And here’s the kicker; The Beatles were good, real good. And soon this thing would take us all on a wild ride over six years, 12 studio albums, 13 EP’s and 22 singles. Each one was, without exception, really, really good. Crazy good. Scary good. Along the way this thing changed everything (Babe Ruth style), in fashion, experimentation (both sonically and chemically), business, mass communication, and culture.

It remains an element all its own, this Beatles, this thing, that for all intents and purposes began for America here in New York City in early February, 1964.

Fifty years ago, The Beatles came, saw, and conquered like no one or nothing since. To think of what mattered to us in 1964 being as relevant and nostalgic and passionate as this continuing movement is today is laughable.

John Lennon famously said, “Before Elvis, there was nothing.”

He and his band made sure we didn’t forget that notion ever again.

*Dedicated to my friend, Lisa Geller, born the day this all went down.

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Aquarian Weekly

James Campion

State of the Union Turns into Beginning of the End For President & Congress

The horror. The horror.
Joseph Conrad, Heart of Darkness

That was a weird State of the Union address.

I’ve been watching these things since I was a kid, a curious little brat wondering what’s with all this presidency and congress, followed by wasted time covering and/or commenting on them since the late 80s’, and I have to be honest, that was some bizarre shit.

Here we have a president basically if not identically rolling out last year’s agenda (and the one before that and probably, don’t quite recall, but likely the one before that) with the same distant aplomb as is his wont, delivered to a vacuous body of haircuts, power ties, jewelry, expensive shoes and scrap-paper smiles that will most assuredly do with it what it has done for five years…nothing.

Oh, there were the obligatory claps and smiles, harrumphs and frowns, demands and asides, and, as usual, all of it seeming like pantomime; this strange scene from a Fellini film where no one is whom they claim to be because we’re not sure, nor or they, that they may be mere apparitions or perhaps something the auteur has put there to fuck with our heads. But this time the whole affair appeared more funereal, an ocular dirge worthy of requiem, accompanied by images of reptiles slithering through rotted human skulls.


The orator, Barack Obama, is two steps from lame-duck with a massive law strung around his neck, and the parts of it that’s working for a minuscule portion of the electorate has does nothing to mitigate its disaster. There is not a thing the president can say now or tomorrow, next week or next year that is going to amount to a wit, because even if he were as tyrannical as his ham-fisted detractors childishly wail, he is faced with the most inert congress in the history of this republic. Despite dominating the political landscape by gaining two of the most impressive electoral victories for a Democratic candidate in two generations, Joe Cool appears as if he is a custodian, or worse, a bystander to history.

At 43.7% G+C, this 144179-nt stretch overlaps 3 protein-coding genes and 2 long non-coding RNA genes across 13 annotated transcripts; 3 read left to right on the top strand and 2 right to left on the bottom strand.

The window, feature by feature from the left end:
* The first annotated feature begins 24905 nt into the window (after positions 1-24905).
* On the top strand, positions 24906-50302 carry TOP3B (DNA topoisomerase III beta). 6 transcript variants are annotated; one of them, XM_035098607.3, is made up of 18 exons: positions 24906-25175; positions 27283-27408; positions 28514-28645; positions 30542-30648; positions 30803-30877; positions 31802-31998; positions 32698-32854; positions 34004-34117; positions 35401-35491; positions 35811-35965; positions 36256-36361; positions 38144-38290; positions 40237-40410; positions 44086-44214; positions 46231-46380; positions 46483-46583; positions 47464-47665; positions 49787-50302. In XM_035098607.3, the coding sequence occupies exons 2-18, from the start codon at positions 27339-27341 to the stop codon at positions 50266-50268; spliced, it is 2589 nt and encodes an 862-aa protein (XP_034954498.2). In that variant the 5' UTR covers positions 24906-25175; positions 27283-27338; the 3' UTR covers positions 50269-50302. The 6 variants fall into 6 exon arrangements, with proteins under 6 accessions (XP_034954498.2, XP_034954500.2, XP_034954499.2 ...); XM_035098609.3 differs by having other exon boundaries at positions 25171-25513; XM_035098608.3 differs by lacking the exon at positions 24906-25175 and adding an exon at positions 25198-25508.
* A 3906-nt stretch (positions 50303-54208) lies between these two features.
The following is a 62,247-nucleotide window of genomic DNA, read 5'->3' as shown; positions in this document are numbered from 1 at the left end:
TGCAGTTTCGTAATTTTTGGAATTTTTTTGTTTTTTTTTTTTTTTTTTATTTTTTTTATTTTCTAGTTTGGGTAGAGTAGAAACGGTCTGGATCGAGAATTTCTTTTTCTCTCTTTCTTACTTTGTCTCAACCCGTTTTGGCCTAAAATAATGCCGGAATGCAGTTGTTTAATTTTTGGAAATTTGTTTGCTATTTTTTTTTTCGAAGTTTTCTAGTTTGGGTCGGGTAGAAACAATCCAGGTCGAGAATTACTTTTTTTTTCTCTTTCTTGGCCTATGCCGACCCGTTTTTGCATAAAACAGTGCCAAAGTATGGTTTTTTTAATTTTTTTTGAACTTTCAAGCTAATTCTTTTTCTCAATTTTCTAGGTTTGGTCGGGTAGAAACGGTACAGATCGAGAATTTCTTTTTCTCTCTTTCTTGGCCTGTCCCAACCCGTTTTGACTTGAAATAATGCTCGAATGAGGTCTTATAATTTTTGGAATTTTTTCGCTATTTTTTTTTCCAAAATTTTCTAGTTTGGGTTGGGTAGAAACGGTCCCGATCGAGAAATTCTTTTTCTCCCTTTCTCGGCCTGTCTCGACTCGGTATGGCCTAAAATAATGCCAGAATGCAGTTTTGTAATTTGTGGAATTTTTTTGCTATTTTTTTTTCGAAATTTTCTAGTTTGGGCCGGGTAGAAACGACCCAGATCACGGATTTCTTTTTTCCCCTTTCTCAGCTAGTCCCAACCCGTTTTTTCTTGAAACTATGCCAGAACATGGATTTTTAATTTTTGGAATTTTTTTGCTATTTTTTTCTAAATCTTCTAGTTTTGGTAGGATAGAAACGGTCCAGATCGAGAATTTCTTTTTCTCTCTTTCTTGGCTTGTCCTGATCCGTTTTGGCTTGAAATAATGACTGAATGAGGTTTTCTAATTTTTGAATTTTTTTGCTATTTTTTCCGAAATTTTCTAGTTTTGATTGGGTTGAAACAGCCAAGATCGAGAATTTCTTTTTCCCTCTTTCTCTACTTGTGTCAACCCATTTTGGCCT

Obama sounds done because he is done. Change time, if there ever was one, is now over. That is unless the Democrats can slyly do what the Republicans pulled off for the remaining seven years of G.W. Bush’s train-wreck, painting him as a “defender of our sovereignty” after he idly stood watch over the horrors of 9/11. Shit, if anyone can sweep that nightmare under the rug, then it should be no problem making people forget the monstrosity of the AFA.

But this charade has a shelf life and it has come due. And the funny thing is Obama has known this since his second inauguration, when he began sounding the siren for “going it alone”. Of course this was no clairvoyant act of political genius. You’d have to be completely brain dead to expect this congress to allow anymore big stuff after the tactics of Nancy Pelosi’s 111th addition and the advent of this pestering joke of a TEA Party that works for a government it derides at every turn and then sits on its hands to prove ideological points in what amounts to kindergarten hissy fits.

What Obama does have going for him is that he is still president for the next three years and what he counted on during this Mad Hatter-esque showcase is congress being the most reviled body this nation has ever known; its approval ratings dipping weekly into single digits, most of it pockmarked with clownish machinations staged for TV or committees filmed on TV or cable news sideshows on TV. Its members have now found it so tiresome to bludgeon this domestically ineffectual president they have taken to beating relentlessly on each other.

No less than four different Republicans gave rebuttals to this death rattle; the obligatory doe-eyed woman rolled out to quell more craziness from queer dinosaurs like Mike Huckabee, another woman, this time an obligatory Hispanic, the TEA Party guy cranking up his obligatory rant on “tyranny”, and Rand Paul, who, well…is the obligatory Paul who blazes his own path.

One gets the feeling that with the senate up for grabs this November, the Republicans for the third such election cycle will fuck it up with the same tired quasi-religious, misogynistic bigotry that screws the party every time. Already you have jackasses threatening to throw cub reporters off the balcony of the capital rotunda. You can’t make this crap up.